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Hauksbee, Francis

1. Dates
Born: Colchester (?), c.1666
Died: London, May or June 1713
Dateinfo: Birth Uncertain
Lifespan: 47
2. Father
Occupation: Merchant
Richard Hausbee was a draper in Colchester.
No information on financial status.
3. Nationality
Birth: English
Career: English
Death: English
4. Education
Schooling: No University
No university education.
5. Religion
Affiliation: Anglican
6. Scientific Disciplines
Primary: Physics, Electricity
Physico-Mechanical Experiments on Various Subjects, 1709.
Sustained experimentation of electricity began with Hauksbee. He also performed important experiments on capillary phenomena. Also on the propagation of sound in compressed and rarified air, on freezing of water, and on elastic rebound. He measured specific gravities and refractive indices. He investigated the law of magnetic attraction and the time of fall through air.
7. Means of Support
Primary: Merchant, Art, Scientific Society
Secondary: Schoolmastering, Publishing
Apprenticed in the trade to his older brother, 1678-87.
Ran his own shop, 1687-1703--this appears to mean a retail shop. He was a small merchant.
Guerlac speculates (on the basis of fragmentary evidence) that Hauksbee may have been Boyle's assistant.
Hauksbee emerged out of obscurity at the meeting of the Royal Society on 15 Dec. 1703. He became the Royal Society's paid performer of experiments from that time until his death, though he was never formally the Curator of Experiments. Apparently he had already made himself known to some people as an experimenter. We know that he was giving demonstrations in his shop in 1704 and in 1710 was offering public lectures. He also made and sold instruments--e.g., cupping glasses used in surgery, air pumps, and barometers.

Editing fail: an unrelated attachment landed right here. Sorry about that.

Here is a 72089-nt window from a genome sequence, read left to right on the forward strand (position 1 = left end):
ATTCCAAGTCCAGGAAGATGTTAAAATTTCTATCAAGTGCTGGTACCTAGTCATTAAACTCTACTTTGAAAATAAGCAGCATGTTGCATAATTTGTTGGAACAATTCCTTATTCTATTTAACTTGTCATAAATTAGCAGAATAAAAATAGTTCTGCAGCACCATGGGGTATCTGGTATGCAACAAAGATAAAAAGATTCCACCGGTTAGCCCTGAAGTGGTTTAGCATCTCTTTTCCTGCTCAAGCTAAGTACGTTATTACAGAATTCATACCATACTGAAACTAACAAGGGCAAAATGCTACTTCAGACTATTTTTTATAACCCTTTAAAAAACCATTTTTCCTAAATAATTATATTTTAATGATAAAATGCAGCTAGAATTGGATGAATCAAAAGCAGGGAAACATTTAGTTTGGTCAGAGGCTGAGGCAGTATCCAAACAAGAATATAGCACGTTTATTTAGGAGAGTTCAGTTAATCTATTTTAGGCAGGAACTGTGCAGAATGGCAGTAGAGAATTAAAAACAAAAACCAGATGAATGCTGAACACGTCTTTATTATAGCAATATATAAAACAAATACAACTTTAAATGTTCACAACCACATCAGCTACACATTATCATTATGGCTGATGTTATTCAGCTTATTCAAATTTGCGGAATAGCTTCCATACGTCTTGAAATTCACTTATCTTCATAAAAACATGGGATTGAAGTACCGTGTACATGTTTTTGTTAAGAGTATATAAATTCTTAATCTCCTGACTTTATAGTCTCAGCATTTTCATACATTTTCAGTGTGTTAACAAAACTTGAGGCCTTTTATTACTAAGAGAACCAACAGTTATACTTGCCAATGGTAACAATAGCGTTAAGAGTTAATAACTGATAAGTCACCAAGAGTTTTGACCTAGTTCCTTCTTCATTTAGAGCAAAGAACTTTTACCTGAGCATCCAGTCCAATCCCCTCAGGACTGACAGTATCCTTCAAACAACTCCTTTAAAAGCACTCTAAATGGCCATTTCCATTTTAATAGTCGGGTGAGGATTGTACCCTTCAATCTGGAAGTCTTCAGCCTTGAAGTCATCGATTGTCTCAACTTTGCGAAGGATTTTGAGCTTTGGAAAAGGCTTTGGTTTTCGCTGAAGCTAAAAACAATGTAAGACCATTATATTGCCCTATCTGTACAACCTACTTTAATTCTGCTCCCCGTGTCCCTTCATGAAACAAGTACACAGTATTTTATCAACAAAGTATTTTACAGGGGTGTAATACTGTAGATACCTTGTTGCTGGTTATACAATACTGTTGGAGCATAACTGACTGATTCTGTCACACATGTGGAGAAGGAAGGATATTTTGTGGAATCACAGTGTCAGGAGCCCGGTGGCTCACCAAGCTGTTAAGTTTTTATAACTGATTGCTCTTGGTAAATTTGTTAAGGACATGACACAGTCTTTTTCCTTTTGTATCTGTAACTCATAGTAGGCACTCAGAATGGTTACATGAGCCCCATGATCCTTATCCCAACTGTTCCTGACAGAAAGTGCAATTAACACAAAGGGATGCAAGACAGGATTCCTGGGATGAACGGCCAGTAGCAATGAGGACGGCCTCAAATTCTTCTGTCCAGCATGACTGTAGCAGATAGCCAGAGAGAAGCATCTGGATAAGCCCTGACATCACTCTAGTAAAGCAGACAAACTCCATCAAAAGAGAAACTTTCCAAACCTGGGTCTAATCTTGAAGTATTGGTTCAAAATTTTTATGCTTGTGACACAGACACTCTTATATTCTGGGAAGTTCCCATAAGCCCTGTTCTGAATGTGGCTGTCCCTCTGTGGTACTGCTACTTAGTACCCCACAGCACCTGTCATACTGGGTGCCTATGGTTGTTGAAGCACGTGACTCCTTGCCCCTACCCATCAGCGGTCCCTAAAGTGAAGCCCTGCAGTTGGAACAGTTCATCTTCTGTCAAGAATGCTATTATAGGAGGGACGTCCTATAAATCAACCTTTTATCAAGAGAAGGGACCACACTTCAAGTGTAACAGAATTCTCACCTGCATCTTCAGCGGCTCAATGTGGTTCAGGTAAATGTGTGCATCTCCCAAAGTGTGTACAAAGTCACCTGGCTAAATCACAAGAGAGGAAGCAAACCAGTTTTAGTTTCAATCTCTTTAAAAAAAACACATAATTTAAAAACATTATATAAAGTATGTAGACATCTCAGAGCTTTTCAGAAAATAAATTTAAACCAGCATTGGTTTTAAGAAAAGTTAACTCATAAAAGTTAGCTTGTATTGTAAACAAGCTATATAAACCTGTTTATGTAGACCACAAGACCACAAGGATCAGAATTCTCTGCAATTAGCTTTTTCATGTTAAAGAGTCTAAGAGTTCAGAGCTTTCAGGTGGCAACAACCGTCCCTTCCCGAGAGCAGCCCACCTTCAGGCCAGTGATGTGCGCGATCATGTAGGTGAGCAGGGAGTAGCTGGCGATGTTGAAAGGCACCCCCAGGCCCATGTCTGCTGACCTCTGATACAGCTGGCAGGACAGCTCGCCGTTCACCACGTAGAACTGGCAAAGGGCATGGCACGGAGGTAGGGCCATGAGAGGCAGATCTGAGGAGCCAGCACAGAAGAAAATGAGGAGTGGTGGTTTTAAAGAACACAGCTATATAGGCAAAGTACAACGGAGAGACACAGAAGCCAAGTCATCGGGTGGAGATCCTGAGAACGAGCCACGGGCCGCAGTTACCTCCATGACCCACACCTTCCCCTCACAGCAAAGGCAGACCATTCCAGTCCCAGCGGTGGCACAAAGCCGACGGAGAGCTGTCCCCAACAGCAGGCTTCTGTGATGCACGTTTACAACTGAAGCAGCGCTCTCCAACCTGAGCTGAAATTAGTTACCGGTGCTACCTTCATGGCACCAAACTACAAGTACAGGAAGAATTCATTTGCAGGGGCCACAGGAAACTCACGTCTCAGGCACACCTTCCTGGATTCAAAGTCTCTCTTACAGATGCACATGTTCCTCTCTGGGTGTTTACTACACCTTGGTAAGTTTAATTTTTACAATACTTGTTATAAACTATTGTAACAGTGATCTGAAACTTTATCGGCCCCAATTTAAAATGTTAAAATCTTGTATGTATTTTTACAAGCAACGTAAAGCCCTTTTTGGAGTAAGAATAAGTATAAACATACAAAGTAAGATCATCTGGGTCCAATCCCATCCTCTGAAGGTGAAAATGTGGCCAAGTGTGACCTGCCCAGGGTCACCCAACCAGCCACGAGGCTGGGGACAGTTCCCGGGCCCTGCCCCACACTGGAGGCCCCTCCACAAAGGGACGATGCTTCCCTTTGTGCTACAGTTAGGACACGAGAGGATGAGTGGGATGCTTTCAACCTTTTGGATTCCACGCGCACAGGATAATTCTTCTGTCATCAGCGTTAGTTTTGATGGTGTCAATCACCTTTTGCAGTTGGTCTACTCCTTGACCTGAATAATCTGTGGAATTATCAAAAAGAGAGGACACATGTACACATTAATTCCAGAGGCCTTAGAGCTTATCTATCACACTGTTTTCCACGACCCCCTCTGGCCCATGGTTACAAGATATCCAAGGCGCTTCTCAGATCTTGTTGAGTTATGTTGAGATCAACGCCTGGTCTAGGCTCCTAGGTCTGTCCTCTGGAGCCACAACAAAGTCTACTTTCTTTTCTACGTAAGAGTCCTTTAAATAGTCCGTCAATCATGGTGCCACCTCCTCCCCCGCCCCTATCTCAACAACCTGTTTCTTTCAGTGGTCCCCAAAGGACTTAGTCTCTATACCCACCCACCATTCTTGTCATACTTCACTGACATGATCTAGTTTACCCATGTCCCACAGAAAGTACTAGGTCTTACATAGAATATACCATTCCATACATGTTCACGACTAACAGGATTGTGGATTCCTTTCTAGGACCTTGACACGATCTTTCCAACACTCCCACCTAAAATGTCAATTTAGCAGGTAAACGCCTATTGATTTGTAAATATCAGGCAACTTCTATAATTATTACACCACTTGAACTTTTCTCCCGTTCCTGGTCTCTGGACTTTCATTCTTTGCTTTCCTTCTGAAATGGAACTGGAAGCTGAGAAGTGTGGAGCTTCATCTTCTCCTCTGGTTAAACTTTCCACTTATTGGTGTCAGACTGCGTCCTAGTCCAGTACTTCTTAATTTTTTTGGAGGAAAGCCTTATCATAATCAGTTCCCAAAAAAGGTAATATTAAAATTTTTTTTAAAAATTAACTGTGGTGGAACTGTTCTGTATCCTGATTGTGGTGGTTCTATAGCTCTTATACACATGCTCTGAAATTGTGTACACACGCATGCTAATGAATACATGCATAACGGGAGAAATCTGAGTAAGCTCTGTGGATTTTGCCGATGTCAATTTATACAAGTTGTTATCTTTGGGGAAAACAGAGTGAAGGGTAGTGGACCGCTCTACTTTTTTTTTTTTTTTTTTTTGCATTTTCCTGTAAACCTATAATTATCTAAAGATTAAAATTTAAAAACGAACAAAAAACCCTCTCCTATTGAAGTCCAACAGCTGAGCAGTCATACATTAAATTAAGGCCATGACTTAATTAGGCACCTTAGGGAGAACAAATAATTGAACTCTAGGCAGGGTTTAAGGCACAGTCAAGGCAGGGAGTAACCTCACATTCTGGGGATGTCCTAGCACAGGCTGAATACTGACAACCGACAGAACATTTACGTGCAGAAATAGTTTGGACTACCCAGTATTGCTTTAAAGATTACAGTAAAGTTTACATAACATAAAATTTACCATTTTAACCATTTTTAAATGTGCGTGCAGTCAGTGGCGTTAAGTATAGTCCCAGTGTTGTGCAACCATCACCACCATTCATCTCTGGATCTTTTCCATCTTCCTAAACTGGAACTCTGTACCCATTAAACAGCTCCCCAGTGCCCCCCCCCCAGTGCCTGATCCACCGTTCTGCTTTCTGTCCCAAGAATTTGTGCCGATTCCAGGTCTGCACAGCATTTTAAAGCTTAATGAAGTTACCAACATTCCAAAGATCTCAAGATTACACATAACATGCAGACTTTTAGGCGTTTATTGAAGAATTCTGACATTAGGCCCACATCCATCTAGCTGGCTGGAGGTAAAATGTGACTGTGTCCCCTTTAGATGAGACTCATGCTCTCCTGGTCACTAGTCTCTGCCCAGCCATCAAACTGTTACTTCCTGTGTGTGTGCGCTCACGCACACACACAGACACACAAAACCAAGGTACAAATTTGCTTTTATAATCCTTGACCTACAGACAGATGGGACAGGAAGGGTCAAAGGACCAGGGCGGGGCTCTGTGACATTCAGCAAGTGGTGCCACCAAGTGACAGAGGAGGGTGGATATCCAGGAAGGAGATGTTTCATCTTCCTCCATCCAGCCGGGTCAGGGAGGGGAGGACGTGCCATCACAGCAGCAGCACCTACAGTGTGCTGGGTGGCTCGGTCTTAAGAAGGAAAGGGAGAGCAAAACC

Hauksbee published Physico-Mechanical Experiments himself and sold the copies from his home.
8. Patronage
Types: Scientist, Aristrocrat
The Royal Society--or better, Newton, who stood behind his appointment to the society.
Hauksbee dedicated Physico-Mechanical Experiments to Lord Somers, former President of the Royal Society.
9. Technological Involvement
Type: Instruments
Scientific instruments for physical experiments--an improved air pump (though no one seems able to define precisely what Hauksbee's improvements were), and what was, in effect, the first static electric or frictional electric machine, a glass globe mounted on an axle, and also a primitive electroscope to detect electric charges.
10. Scientific Societies
Membership: Royal Society
He collaborated with Newton on experiments at the Royal Society, and influenced some of Newton's ideas, both with his capillary and with his electrical experiments.
Royal Society, 1705-13.
  1. Duane Roller and Duane H.D. Roller, The Development of the Concept of Electrical Charge (a volume in J.B. Conant, Case Histories in Experimental Science), (Cambridge, Mass., 1957), pp. 17-29. Duane H.D. Roller, "Introduction," to Hauksbee, Physico-Mechanical Experiments on Various Subjects, (New York, 1970). pp. ix- xxix.
  2. W.B. Hardy, "Historical Notes upon Surface Energy and Forces of Short Range," Nature, 109 (1922), 375-8.
  3. E.C. Millington, "Studies in Capillarity and Cohesion in the Eighteenth Century," Annals of Science, 5 (1945), 352-69.
  4. Dictionary of National Biography (repr., London: Oxford University Press, 1949-50) 9, 171. E.G.R. Taylor, Mathematical Practitioners of Tudor and Stuart England, (Cambridge, 1967), pp. 296-7.
  5. Henry Guerlac, "Francis Hauksbee: Expérimentateur au profit de Newton," Archives internationales d'histoire des sciences, 16 (1963), 113-28.
  6. _____, "Sir Isaac and the Ingenious Mr. Hauksbee," in Mélanges Alexandre Koyré, ed. I.B. Cohen and René Taton, (Paris, 1964), 1, 228-53.
  7. _____, "Newton's Optical Aether," Notes and Records of the Royal Society, 22 (1967), 45-57.
Compiled by:
Richard S. Westfall
Department of History and Philosophy of Science
Indiana University

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©1995 Al Van Helden
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